Awaiting the Return of the Crowd, Broadway to Increase Wheelchair Access

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Two months before most theaters on Broadway reopened, the US attorney’s office in Manhattan announced Tuesday that a major operator had agreed to provide more wheelchair access at its five theaters as part of a deal.

US attorney for the Southern District of New York, Audrey Strauss, announced that she has filed a lawsuit against Jujamcyn Theaters, alleging that their theater violated the Americans with Disabilities Act and made a deal with the company to fix it.

As part of the deal, Al Hirschfeld, August Wilson, Eugene O’Neill, St. The James and Walter Kerr theaters will provide 44 additional wheelchair-accessible seating and 54 aisle transfer seating, removing nearly 200 barriers to accessibility. theater toilets, concession stands, waiting areas and toll booths.

According to the announcement, Jujamcyn will also pay a civil penalty of $40,000.

“As New York City begins to reopen and welcome the world again, we are delighted that Jujamcyn Theatres, LLC is working in partnership with the office to improve accessibility at historic venues so all customers can enjoy Broadway.” Strauss said in a statement.

An email message sent to a Jujamcyn spokesperson on Tuesday evening was not immediately returned.

The first upgrades are expected to be completed by the end of September, according to court documents.

The deal with Jujamcyn is the authorities’ latest deal with companies that run Broadway theaters, many of which opened decades before the major milestone. Americans with Disabilities Act It was signed in 1990 and required greater accessibility for people with disabilities.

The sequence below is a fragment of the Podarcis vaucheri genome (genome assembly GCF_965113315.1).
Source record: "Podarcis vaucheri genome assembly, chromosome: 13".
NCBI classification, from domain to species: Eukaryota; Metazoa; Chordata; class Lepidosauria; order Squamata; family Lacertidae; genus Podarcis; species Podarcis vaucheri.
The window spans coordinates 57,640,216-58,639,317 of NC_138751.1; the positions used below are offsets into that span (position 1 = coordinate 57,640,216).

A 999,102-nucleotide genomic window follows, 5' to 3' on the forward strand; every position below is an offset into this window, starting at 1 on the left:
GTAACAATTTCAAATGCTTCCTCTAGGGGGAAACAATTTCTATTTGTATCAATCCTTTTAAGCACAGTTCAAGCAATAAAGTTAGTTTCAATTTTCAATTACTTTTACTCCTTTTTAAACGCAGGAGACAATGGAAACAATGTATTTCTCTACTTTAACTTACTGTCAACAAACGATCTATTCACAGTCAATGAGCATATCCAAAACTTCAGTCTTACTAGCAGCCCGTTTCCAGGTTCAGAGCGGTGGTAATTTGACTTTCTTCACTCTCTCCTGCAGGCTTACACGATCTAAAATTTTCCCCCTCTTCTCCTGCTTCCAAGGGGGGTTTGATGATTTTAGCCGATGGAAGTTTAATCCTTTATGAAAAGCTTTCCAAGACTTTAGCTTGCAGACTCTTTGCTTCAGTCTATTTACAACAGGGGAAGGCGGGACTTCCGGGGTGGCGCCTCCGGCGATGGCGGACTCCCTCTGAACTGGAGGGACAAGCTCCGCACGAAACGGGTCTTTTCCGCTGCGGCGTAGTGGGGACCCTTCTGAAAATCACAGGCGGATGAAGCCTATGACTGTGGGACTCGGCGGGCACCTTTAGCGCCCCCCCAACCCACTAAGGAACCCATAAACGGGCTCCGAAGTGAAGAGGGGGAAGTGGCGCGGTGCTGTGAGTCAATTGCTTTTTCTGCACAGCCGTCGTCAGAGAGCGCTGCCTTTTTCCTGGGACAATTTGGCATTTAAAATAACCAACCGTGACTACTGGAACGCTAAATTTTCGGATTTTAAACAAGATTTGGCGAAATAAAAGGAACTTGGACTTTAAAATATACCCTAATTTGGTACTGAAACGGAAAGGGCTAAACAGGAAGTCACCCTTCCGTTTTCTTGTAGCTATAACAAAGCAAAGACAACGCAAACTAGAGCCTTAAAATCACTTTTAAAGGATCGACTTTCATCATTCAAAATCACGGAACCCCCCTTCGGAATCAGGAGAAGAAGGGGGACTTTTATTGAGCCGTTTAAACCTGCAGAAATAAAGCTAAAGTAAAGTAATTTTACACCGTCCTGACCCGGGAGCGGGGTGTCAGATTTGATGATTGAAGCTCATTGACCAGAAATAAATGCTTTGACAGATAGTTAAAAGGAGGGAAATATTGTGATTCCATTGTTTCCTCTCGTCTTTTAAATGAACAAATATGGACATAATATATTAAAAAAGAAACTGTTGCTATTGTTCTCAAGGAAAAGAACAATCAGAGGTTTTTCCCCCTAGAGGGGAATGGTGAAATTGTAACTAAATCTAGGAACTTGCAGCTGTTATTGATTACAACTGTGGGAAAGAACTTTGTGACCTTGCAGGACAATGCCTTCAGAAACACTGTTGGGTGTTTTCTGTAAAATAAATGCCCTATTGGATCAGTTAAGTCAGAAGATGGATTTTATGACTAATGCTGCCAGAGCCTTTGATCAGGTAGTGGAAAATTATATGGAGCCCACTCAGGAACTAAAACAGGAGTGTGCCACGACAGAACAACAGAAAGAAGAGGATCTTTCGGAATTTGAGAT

Accessibility in Broadway theaters has been a challenge for years, with issues ranging from limited wheelchair-accessible seating in movie theaters to a lack of accommodation at the box office. Broadway theater operators have made a commitment to make their facilities more ADA compliant.

in 2003The head of the Shubert Organization said it spent nearly $5 million to bring 16 halls into ADA compliance, following a recommendation from the US attorney’s office. “What we did was a combination of coercion and volunteerism,” said Gerald Schoenfeld, the organization’s president. “We were a volunteer collaborator.”

in 2014, The Nederlander Organization signed an agreement with the US attorney’s office to modernize nine facilities after the prosecution filed a lawsuit. The company has agreed to provide 70 additional wheelchair-accessible seating and 134 more aisle transfer seating and remove more than 500 barriers to accessibility in its theaters.

In general, for facilities built before the ADA took effect in the 1990s, barriers to accessibility need to be removed “where this can be easily accomplished,” according to the US attorney’s office.

The announcement of the deal with Jujamcyn comes as Broadway and other theater districts around the world prepare to reopen after the pandemic restrictions forced many of their doors to temporarily close. Some shows have responded by offering a streamed version of their own productions, allowing ticket holders to watch and listen from home. a blessing for those who personally find the productions inaccessible.

But as more people were vaccinated and pandemic restrictions eased, the demonstrations returned to their stage. (The first show returned to Broadway last month. Bruce Springsteen st. James Theater dazzled over 1,700 theatergoers with two hours of music and storytelling.)

The return to more face-to-face performances in theatres, concerns about the accessibility of the theater and Accessibility may be lost during the pandemic period.

Theater operators in New York said they were taking steps to improve the in-person experience for those who need help.

in New York in 2018 announced It would offer grants to Off Broadway and other small theaters to install software that allowed users to follow along with low-light smartphones and tablets.

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